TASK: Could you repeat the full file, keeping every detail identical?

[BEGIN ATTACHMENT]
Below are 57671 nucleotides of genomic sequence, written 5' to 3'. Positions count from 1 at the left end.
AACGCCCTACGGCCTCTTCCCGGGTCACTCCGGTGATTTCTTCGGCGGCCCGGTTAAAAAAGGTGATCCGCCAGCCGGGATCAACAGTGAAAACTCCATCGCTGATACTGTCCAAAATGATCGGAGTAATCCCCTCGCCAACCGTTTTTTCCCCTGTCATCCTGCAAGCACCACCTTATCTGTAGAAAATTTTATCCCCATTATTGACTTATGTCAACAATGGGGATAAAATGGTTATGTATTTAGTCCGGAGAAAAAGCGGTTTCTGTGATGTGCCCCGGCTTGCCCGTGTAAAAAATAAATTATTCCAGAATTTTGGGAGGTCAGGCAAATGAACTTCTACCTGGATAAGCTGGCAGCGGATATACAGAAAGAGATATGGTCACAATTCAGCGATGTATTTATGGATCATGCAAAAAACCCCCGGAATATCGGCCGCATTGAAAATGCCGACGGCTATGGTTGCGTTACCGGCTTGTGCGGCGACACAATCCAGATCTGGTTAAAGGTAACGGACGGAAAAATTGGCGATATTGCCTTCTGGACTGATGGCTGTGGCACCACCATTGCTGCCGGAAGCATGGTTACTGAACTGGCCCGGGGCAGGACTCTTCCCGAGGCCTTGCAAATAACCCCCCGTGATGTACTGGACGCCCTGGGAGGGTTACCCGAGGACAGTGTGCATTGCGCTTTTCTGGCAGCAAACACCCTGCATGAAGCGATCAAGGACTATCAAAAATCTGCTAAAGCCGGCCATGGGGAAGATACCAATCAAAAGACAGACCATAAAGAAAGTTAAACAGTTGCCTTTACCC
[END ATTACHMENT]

Below are 57671 nucleotides of genomic sequence, written 5' to 3'. Positions count from 1 at the left end.
AACGCCCTACGGCCTCTTCCCGGGTCACTCCGGTGATTTCTTCGGCGGCCCGGTTAAAAAAGGTGATCCGCCAGCCGGGATCAACAGTGAAAACTCCATCGCTGATACTGTCCAAAATGATCGGAGTAATCCCCTCGCCAACCGTTTTTTCCCCTGTCATCCTGCAAGCACCACCTTATCTGTAGAAAATTTTATCCCCATTATTGACTTATGTCAACAATGGGGATAAAATGGTTATGTATTTAGTCCGGAGAAAAAGCGGTTTCTGTGATGTGCCCCGGCTTGCCCGTGTAAAAAATAAATTATTCCAGAATTTTGGGAGGTCAGGCAAATGAACTTCTACCTGGATAAGCTGGCAGCGGATATACAGAAAGAGATATGGTCACAATTCAGCGATGTATTTATGGATCATGCAAAAAACCCCCGGAATATCGGCCGCATTGAAAATGCCGACGGCTATGGTTGCGTTACCGGCTTGTGCGGCGACACAATCCAGATCTGGTTAAAGGTAACGGACGGAAAAATTGGCGATATTGCCTTCTGGACTGATGGCTGTGGCACCACCATTGCTGCCGGAAGCATGGTTACTGAACTGGCCCGGGGCAGGACTCTTCCCGAGGCCTTGCAAATAACCCCCCGTGATGTACTGGACGCCCTGGGAGGGTTACCCGAGGACAGTGTGCATTGCGCTTTTCTGGCAGCAAACACCCTGCATGAAGCGATCAAGGACTATCAAAAATCTGCTAAAGCCGGCCATGGGGAAGATACCAATCAAAAGACAGACCATAAAGAAAGTTAAACAGTTGCCTTTACCC